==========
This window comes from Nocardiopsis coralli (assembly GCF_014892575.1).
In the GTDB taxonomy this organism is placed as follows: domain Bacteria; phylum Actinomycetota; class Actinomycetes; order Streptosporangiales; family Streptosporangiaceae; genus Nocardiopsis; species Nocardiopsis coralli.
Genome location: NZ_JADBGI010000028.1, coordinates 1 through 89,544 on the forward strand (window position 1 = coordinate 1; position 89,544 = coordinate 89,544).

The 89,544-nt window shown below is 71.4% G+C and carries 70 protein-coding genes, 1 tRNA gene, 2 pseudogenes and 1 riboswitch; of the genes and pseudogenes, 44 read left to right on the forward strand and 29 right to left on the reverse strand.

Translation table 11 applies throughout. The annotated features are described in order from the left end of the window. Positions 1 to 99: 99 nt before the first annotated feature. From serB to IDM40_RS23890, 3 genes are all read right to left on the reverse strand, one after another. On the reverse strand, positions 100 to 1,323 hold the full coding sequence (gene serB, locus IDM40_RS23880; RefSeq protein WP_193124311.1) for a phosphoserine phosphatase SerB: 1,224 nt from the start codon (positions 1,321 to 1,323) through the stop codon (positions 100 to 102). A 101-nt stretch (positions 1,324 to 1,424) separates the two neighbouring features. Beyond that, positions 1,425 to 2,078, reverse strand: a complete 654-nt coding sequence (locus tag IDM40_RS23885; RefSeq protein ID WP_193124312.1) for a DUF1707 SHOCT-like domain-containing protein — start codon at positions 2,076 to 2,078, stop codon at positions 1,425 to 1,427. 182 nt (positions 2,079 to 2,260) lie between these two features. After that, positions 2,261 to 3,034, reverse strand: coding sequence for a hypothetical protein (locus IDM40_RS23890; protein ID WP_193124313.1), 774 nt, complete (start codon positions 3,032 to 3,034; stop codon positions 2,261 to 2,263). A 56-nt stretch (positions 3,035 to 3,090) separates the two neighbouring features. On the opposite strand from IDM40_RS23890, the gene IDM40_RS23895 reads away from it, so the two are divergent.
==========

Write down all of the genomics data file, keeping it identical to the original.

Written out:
This window comes from Nocardiopsis coralli (assembly GCF_014892575.1).
In the GTDB taxonomy this organism is placed as follows: domain Bacteria; phylum Actinomycetota; class Actinomycetes; order Streptosporangiales; family Streptosporangiaceae; genus Nocardiopsis; species Nocardiopsis coralli.
Genome location: NZ_JADBGI010000028.1, coordinates 1 through 89,544 on the forward strand (window position 1 = coordinate 1; position 89,544 = coordinate 89,544).

The 89,544-nt window shown below is 71.4% G+C and carries 70 protein-coding genes, 1 tRNA gene, 2 pseudogenes and 1 riboswitch; of the genes and pseudogenes, 44 read left to right on the forward strand and 29 right to left on the reverse strand.

Translation table 11 applies throughout. The annotated features are described in order from the left end of the window. Positions 1 to 99: 99 nt before the first annotated feature. From serB to IDM40_RS23890, 3 genes are all read right to left on the reverse strand, one after another. On the reverse strand, positions 100 to 1,323 hold the full coding sequence (gene serB, locus IDM40_RS23880; RefSeq protein WP_193124311.1) for a phosphoserine phosphatase SerB: 1,224 nt from the start codon (positions 1,321 to 1,323) through the stop codon (positions 100 to 102). A 101-nt stretch (positions 1,324 to 1,424) separates the two neighbouring features. Beyond that, positions 1,425 to 2,078, reverse strand: a complete 654-nt coding sequence (locus tag IDM40_RS23885; RefSeq protein ID WP_193124312.1) for a DUF1707 SHOCT-like domain-containing protein — start codon at positions 2,076 to 2,078, stop codon at positions 1,425 to 1,427. 182 nt (positions 2,079 to 2,260) lie between these two features. After that, positions 2,261 to 3,034, reverse strand: coding sequence for a hypothetical protein (locus IDM40_RS23890; protein ID WP_193124313.1), 774 nt, complete (start codon positions 3,032 to 3,034; stop codon positions 2,261 to 2,263). A 56-nt stretch (positions 3,035 to 3,090) separates the two neighbouring features. On the opposite strand from IDM40_RS23890, the gene IDM40_RS23895 reads away from it, so the two are divergent.